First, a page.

As Holden, however, was beaten by a vote that stood about three to one, Governor Vance continued in power, but just what he stood for and just what his supporters understood to be his policy would be hard to say. A year earlier he was for attempting to negotiate peace, but though professing to have come over to the war party he was never a cordial supporter of the Confederacy. In a hundred ways he played upon the strong local distrust of Richmond, and upon the feeling that North Carolina was being exploited in the interests of the remainder of the South. To cripple the efficiency of Confederate conscription was one of his constant aims. Whatever his views of the struggle in which he was engaged, they did not include either an appreciation of Southern nationalism or the strategist's conception of war. Granted that the other States were merely his allies, Vance pursued a course that might justly have aroused their suspicion, for so far as he was able he devoted the resources of the State wholly to the use of its own citizens. The food and the manufactures of North Carolina were to be used solely by its own troops, not by troops of the Confederacy raised in other States. And yet, subsequent to his reelection, he was not a figure in the movement to negotiate peace.

Meanwhile in Georgia, where secession had met with powerful opposition, the policies of the Government had produced discontent not only with the management of the war but with the war itself. And now Alexander H. Stephens becomes, for a season, very nearly the central figure of Confederate history. Early in 1864 the new act suspending the writ of habeas corpus had aroused the wrath of Georgia, and Stephens had become the mouthpiece of the opposition. In an address to the Legislature, he condemned in most exaggerated language not only the Habeas Corpus Act but also the new Conscription Act. Soon afterward he wrote a long letter to Herschel V. Johnson, who, like himself, had been an enemy of secession in 1861. He said that if Johnson doubted that the Habeas Corpus Act was a blow struck at the very "vitals of liberty," then he "would not believe though one were to rise from the dead." In this extraordinary letter Stephens went on "most confidentially" to state his attitude toward Davis thus "While I do not and never have regarded him as a great man or statesman on a large scale, or a man of any marked genius, yet I have regarded him as a man of good intentions, weak and vacillating, timid, petulant, peevish, obstinate, but not firm. Am now beginning to doubt his good intentions.... His whole policy on the organization and discipline of the army is perfectly consistent with the hypothesis that he is aiming at absolute power."

That a man of Stephens's ability should have dealt in fustian like this in the most dreadful moment of Confederate history is a psychological problem that is not easily solved. To be sure, Stephens was an extreme instance of the martinet of constitutionalism. He reminds us of those old-fashioned generals of whom Macaulay said that they preferred to lose a battle according to rule than win it by an exception. Such men find it easy to transform into a bugaboo any one who appears to them to be acting irregularly. Stephens in his own mind had so transformed the President. The enormous difficulties and the wholly abnormal circumstances which surrounded Davis counted with Stephens for nothing at all, and he reasoned about the Administration as if it were operating in a vacuum. Having come to this extraordinary position, Stephens passed easily into a role that verged upon treason. *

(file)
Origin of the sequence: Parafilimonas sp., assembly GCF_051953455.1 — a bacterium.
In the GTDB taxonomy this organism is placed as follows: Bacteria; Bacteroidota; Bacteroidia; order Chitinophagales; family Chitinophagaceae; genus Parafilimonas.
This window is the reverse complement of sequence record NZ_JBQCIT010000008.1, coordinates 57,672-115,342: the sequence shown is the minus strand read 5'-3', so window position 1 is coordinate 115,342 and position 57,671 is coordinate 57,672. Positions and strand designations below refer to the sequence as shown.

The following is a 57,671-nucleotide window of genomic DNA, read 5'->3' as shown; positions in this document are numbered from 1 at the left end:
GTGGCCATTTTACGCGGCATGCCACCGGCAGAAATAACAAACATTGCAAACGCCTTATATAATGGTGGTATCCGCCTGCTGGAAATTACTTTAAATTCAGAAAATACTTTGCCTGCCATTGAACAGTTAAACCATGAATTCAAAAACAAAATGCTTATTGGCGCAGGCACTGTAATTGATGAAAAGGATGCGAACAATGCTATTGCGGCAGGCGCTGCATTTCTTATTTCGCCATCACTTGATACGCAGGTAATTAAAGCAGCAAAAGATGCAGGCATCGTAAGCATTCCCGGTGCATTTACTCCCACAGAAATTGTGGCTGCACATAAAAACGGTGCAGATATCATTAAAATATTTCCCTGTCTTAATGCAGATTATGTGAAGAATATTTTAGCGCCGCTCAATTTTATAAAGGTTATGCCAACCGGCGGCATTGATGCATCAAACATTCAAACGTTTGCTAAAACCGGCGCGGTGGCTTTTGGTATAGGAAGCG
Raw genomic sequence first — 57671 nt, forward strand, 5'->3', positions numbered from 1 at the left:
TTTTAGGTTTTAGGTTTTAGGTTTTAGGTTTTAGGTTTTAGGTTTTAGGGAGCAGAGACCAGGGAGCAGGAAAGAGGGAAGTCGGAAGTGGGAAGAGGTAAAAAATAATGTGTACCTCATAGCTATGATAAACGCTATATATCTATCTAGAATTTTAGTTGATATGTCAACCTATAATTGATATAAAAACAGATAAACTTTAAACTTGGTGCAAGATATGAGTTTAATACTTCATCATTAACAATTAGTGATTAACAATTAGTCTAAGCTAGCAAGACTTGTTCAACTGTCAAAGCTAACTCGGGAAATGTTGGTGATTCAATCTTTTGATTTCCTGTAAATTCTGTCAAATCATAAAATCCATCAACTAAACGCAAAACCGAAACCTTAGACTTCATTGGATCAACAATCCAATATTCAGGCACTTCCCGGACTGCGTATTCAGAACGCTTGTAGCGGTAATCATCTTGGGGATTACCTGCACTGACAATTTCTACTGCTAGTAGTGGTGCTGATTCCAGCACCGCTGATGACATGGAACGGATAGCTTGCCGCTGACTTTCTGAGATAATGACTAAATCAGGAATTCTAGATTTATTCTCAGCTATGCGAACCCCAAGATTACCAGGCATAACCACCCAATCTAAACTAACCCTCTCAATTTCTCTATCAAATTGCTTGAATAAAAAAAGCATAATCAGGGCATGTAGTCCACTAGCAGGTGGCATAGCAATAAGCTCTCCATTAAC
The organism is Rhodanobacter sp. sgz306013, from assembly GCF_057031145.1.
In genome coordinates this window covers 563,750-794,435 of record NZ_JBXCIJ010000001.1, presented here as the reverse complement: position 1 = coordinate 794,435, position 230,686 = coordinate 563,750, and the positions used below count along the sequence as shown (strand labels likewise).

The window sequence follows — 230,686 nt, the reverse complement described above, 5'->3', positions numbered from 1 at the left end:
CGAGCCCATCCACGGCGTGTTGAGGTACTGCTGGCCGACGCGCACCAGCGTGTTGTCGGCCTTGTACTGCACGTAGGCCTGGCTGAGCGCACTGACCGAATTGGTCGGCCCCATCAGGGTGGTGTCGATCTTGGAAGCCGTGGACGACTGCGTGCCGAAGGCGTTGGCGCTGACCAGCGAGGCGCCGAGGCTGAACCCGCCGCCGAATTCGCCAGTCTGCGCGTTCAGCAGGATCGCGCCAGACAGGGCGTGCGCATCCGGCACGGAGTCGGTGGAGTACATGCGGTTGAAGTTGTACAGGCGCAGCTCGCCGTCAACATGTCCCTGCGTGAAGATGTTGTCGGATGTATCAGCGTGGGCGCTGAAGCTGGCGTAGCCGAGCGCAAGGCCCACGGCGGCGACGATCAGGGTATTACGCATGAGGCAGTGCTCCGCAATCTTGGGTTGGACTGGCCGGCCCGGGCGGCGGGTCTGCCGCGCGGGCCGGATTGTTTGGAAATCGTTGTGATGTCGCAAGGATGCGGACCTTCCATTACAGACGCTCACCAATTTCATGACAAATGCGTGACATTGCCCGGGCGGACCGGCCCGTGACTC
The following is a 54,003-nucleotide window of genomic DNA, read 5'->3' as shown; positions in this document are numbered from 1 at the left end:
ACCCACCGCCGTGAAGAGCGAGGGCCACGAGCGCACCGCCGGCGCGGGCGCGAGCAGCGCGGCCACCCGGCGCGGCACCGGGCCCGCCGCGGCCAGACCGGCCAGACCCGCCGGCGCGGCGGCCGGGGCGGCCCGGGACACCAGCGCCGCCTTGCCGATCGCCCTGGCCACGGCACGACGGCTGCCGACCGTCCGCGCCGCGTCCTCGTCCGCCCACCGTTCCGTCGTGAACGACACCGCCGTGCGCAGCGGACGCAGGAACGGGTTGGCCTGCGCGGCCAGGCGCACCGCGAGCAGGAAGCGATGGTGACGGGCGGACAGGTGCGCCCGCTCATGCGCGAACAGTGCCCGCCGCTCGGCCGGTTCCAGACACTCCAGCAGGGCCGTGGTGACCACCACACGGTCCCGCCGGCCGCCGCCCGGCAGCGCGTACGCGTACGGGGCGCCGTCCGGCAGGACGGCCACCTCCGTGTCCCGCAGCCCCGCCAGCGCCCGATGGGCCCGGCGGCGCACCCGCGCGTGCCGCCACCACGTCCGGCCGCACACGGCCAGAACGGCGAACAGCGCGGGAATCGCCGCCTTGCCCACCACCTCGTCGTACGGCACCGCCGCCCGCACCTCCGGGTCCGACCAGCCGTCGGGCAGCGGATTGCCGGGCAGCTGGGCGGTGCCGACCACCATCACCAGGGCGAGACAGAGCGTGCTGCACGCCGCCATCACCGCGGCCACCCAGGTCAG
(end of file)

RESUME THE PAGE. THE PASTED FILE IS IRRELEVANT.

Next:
* There can be no question that Stephens never did anything which in his own mind was in the least disloyal. And yet it was Stephens who, in the autumn of 1864, was singled out by artful men as a possible figurehead in the conduct of a separate peace negotiation with Sherman. A critic very hostile to Stephens and his faction might here raise the question as to what was at bottom the motive of Governor Brown, in the autumn of 1864, in withdrawing the Georgia militia from Hood's command. Was there something afoot that has never quite revealed itself on the broad pages of history? As ordinarily told, the story is simply that certain desperate Georgians asked Stephens to be their ambassador to Sherman to discuss terms; that Sherman had given them encouragement; but that Stephens avoided the trap, and so nothing came of it. The recently published correspondence of Toombs, Stephens, and Cobb, however, contains one passage that has rather a startling sound. Brown, writing to Stephens regarding his letter refusing to meet Sherman, says, "It keeps the door open and I think this is wise." At the same time he made a public statement that "Georgia has power to act independently but her faith is pledged by implication to her Southern sisters... will triumph with her Southern sisters or sink with them in common ruin." It is still to be discovered what "door" Stephens was supposed to have kept open. Peace talk was now in the air, and especially was there chatter about reconstruction. The illusionists seemed unable to perceive that the reelection of Lincoln had robbed them of their last card. These dreamers did not even pause to wonder why after the terrible successes of the Federal army in Georgia, Lincoln should be expected to reverse his policy and restore the Union with the Southern States on the old footing. The peace mania also invaded South Carolina and was espoused by one of its Congressmen, Mr. Boyce, but he made few converts among his own people. The Mercury scouted the idea; clear- sighted and disillusioned, it saw the only alternatives to be victory or subjugation. Boyce's argument was that the South had already succumbed to military despotism and would have to endure it forever unless it accepted the terms of the invaders. News of Boyce's attitude called forth vigorous protest from the army before Petersburg, and even went so far afield as New York, where it was discussed in the columns of the Herald.